McArthur demands publication of "suppressed" police review

Scottish Liberal Democrat justice spokesperson Liam McArthur MSP has today written to the Justice Secretary and Scottish Police Authority Chair to ask them to ensure all drafts and iterations of the suppressed police report at the heart of a recent BBC documentary are made available.

The 'Police Scotland Quality Assurance Review' was commissioned by then Chief Constable Sir Stephen House in 2014, a year after the creation of the national force. Last week it was alleged that the Chief Constable's office then changed tenses to suggest problems had been fixed and removed comments in which officers described working in an atmosphere of fear.

On 28 March, a request for the report under freedom of information legislation was rejected. On 11 April, a further request for previous drafts of the report was also rejected. Justice Secretary Michael Matheson told Holyrood on Tuesday that the report was never given to the Scottish Government and said that it was a mistake for the national force not to have shared it with the Scottish Police Authority (SPA).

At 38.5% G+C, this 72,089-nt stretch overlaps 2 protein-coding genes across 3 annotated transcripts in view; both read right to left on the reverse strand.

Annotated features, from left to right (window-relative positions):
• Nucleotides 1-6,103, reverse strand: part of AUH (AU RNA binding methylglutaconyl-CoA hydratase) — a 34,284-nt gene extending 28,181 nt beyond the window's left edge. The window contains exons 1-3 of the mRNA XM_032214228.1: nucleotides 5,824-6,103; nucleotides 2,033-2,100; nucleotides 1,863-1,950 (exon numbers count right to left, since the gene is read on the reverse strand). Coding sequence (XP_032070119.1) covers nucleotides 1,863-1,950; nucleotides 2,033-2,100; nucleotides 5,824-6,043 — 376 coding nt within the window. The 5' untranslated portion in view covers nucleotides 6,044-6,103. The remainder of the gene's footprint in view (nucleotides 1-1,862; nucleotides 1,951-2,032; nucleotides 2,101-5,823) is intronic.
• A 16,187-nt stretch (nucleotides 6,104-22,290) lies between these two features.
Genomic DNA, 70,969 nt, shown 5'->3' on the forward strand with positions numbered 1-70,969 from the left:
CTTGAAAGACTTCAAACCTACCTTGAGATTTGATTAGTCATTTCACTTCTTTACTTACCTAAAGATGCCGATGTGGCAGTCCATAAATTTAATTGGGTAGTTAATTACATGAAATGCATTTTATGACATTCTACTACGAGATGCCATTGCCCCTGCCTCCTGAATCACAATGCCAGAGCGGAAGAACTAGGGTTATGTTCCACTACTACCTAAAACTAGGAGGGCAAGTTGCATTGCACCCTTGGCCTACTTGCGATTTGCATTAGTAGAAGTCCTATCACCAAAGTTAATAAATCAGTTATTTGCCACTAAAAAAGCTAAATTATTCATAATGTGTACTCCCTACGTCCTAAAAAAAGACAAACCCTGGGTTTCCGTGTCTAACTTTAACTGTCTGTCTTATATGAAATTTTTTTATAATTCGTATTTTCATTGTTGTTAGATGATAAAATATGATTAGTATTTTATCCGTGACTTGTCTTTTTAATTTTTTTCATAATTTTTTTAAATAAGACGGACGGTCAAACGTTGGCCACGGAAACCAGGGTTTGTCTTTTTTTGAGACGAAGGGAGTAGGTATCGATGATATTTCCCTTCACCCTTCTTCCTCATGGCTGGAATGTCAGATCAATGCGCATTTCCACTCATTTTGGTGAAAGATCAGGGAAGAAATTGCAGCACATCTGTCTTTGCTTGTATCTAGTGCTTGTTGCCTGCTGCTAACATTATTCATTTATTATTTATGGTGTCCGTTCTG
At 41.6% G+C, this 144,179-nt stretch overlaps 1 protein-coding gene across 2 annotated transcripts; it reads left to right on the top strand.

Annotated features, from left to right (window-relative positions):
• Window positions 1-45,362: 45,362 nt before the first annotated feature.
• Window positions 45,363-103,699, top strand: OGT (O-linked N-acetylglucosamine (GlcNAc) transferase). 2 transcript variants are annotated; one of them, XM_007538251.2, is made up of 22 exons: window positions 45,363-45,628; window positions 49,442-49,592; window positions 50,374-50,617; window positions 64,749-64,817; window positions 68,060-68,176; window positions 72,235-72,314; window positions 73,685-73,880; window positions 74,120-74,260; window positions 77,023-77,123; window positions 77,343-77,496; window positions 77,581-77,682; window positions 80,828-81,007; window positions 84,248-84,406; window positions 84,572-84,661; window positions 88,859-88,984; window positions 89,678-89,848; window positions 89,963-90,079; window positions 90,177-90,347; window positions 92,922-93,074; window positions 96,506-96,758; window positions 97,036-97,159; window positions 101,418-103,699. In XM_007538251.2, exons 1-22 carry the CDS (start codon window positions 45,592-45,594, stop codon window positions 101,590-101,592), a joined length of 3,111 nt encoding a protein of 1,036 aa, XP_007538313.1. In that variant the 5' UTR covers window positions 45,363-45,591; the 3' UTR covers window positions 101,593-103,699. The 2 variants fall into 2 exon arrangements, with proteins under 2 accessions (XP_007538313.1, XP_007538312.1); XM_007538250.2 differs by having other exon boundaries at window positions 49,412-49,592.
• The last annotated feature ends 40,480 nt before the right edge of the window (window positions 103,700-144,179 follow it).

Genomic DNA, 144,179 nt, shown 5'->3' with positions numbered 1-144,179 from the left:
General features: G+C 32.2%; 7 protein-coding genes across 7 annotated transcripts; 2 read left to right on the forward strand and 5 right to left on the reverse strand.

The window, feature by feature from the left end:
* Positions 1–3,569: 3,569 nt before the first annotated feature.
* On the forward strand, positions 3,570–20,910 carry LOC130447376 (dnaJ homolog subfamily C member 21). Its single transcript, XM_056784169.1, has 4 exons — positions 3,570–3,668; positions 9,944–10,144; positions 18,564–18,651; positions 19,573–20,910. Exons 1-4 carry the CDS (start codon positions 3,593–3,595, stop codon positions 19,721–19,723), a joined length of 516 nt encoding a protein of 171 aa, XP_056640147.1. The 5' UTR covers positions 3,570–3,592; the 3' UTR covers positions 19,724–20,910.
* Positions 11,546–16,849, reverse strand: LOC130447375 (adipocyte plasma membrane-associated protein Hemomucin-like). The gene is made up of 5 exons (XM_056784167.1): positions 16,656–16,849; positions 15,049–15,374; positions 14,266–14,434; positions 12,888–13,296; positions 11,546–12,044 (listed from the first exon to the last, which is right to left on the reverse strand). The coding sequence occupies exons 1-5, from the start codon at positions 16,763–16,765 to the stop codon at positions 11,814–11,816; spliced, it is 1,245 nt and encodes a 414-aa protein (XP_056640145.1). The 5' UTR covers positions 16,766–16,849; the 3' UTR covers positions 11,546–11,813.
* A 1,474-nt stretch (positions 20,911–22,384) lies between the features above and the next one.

Mr McArthur said:

"This documentary has left the Justice Secretary and police leadership facing a series of difficult questions. I hope they would agree with me that allegations concerning the former Chief Constable are extremely serious.

"This report, along with the various drafts, iterations and requests from police bosses for changes, should be made available for public scrutiny.

"I understand that Police Scotland has sought public interest exemptions to avoid publishing these documents so far but people will wonder whether that stands up in the face of allegations of whitewashing.

"Michael Matheson revealed in Parliament this week that the report was never shared with the SPA or given to the Scottish Government. Given the alleged contents, I am sure they will be as keen to read it as the rest of us.

"Liberal Democrats have repeatedly exposed problems arising from the SNP’s botched centralisation of policing. The public would be horrified to think that someone was hitting the delete button to help maintain the pretence of SNP ministers that nothing was going wrong."

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